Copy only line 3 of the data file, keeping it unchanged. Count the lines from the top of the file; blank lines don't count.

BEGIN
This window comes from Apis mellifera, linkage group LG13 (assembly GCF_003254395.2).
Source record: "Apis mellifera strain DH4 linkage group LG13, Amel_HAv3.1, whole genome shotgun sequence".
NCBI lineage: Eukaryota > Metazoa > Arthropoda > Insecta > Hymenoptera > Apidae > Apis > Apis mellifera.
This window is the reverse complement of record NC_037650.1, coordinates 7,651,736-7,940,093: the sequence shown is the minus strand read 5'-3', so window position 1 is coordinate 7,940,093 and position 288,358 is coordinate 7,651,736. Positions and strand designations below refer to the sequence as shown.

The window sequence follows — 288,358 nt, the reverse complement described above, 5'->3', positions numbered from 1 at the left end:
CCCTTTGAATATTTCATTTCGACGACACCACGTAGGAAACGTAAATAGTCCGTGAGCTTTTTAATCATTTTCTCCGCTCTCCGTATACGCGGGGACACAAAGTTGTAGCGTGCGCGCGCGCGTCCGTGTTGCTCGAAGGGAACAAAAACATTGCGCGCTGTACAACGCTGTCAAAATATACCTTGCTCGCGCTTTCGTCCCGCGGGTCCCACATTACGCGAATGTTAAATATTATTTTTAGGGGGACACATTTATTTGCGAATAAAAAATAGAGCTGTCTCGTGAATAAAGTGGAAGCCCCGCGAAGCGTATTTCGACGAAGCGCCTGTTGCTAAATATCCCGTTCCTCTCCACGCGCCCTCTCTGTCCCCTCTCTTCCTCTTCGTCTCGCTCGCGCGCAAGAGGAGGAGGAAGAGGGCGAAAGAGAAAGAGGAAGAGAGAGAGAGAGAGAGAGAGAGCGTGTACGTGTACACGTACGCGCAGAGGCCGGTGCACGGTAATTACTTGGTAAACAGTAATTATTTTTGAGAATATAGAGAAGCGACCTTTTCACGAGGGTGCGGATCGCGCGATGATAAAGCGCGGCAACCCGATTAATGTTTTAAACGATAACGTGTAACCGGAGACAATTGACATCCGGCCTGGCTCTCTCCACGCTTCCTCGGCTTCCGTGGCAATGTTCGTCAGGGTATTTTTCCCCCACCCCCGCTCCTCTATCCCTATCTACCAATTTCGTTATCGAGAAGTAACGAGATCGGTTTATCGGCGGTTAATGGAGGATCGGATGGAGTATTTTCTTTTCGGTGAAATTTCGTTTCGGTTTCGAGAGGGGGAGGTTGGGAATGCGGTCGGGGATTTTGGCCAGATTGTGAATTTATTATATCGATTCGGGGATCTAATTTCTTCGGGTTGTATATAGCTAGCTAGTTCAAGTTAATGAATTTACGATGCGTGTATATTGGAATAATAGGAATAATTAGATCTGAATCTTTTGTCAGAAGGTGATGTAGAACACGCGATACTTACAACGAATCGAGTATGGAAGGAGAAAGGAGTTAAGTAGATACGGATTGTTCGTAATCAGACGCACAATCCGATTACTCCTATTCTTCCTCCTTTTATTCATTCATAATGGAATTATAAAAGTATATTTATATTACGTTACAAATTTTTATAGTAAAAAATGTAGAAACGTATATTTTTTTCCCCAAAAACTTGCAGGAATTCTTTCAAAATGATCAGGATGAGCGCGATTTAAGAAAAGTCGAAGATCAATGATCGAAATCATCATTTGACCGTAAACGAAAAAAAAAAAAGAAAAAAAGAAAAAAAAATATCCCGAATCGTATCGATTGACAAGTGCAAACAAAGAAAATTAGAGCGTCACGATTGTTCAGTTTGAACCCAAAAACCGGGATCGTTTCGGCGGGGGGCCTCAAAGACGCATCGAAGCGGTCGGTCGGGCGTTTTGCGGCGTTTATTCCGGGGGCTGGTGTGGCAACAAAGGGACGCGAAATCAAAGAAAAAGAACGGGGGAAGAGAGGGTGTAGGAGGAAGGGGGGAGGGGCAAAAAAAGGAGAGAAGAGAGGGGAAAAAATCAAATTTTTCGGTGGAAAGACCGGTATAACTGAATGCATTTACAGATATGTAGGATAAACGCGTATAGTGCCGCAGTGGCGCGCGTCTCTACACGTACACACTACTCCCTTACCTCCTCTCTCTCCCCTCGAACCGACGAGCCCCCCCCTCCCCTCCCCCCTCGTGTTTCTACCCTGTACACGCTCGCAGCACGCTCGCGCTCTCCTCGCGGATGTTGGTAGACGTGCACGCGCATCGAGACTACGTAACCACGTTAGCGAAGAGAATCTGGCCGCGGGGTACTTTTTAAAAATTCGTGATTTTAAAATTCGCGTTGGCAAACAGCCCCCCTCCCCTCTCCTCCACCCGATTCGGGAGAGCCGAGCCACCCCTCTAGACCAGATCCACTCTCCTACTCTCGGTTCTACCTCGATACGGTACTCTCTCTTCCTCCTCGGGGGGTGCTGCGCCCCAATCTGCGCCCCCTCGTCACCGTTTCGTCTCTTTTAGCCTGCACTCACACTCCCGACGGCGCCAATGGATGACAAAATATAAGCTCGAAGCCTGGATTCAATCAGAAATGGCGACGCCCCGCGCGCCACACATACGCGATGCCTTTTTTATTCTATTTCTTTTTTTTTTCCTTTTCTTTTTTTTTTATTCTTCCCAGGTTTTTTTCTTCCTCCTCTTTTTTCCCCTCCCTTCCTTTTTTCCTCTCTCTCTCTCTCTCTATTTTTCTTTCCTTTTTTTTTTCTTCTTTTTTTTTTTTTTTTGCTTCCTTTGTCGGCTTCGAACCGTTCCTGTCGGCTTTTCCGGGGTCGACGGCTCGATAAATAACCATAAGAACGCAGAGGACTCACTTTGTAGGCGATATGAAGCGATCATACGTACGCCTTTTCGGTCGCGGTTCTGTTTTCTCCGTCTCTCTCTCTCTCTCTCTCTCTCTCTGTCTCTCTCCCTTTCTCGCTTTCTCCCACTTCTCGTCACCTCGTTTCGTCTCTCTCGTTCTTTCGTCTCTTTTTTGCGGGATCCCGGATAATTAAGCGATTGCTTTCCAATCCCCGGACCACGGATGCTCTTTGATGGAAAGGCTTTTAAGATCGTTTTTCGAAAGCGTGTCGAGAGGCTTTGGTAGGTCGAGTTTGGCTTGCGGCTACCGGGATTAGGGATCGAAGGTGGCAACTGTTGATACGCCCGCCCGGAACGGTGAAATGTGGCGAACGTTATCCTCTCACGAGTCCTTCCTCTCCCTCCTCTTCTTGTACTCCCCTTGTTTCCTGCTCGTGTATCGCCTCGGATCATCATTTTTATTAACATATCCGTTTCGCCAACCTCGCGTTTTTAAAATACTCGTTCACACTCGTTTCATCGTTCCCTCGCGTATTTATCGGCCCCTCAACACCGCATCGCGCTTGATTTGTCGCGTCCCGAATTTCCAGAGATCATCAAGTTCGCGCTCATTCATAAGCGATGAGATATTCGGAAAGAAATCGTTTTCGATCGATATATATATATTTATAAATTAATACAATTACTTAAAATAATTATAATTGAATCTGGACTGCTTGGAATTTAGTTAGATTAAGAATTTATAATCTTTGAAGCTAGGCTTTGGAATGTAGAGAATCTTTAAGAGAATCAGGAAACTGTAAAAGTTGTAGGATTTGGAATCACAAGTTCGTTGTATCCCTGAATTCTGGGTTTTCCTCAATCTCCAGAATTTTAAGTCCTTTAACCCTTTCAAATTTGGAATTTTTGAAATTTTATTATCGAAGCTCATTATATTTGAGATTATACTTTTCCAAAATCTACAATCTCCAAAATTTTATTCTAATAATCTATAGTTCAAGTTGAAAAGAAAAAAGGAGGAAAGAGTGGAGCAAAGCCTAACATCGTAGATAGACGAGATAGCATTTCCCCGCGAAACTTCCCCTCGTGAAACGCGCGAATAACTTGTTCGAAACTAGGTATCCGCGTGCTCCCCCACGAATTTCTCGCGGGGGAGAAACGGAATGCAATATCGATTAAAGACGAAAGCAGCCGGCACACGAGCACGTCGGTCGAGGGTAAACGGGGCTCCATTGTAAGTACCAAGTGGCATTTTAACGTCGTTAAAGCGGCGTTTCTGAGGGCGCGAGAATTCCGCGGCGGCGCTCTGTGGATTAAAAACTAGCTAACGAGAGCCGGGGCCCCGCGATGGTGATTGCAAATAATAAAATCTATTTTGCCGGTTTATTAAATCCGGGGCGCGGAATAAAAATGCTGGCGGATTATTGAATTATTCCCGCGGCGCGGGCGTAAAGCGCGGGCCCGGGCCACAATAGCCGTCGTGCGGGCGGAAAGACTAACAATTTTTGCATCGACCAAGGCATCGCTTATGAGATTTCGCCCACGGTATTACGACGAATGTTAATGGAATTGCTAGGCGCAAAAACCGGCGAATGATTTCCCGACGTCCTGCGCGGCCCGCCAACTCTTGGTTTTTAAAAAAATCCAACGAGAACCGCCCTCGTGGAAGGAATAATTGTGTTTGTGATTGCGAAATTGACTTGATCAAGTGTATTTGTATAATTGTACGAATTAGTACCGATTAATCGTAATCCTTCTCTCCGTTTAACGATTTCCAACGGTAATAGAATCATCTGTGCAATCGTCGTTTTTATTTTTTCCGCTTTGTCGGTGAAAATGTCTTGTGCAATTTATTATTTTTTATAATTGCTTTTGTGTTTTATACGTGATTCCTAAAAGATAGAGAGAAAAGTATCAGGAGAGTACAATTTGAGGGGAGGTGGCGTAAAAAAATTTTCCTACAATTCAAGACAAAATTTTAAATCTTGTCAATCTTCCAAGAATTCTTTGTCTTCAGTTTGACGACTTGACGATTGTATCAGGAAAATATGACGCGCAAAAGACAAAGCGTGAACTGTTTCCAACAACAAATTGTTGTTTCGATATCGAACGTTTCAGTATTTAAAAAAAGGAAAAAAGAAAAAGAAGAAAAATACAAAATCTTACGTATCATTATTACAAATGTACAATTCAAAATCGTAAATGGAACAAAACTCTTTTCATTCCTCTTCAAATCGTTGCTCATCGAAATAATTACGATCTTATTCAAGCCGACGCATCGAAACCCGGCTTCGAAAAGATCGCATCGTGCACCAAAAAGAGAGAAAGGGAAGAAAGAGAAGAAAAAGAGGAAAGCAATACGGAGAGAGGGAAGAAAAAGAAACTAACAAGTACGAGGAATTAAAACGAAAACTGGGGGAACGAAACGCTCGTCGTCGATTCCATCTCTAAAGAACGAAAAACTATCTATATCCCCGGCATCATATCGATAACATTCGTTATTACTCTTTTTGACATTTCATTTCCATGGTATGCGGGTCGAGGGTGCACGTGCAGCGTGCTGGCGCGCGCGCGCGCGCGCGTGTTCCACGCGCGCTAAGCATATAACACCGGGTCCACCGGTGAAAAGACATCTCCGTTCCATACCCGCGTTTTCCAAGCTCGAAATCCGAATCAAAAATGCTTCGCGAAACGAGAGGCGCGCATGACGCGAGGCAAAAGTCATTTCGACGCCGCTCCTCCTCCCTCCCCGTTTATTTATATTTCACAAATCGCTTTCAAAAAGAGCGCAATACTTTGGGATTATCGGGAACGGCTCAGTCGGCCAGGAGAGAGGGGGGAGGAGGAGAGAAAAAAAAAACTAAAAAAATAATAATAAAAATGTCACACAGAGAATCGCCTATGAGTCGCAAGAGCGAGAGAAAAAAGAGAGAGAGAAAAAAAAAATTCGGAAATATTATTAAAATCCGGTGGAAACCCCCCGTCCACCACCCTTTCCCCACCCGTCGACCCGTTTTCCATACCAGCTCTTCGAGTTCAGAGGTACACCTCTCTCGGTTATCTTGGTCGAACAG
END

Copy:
NCBI lineage: Eukaryota > Metazoa > Arthropoda > Insecta > Hymenoptera > Apidae > Apis > Apis mellifera.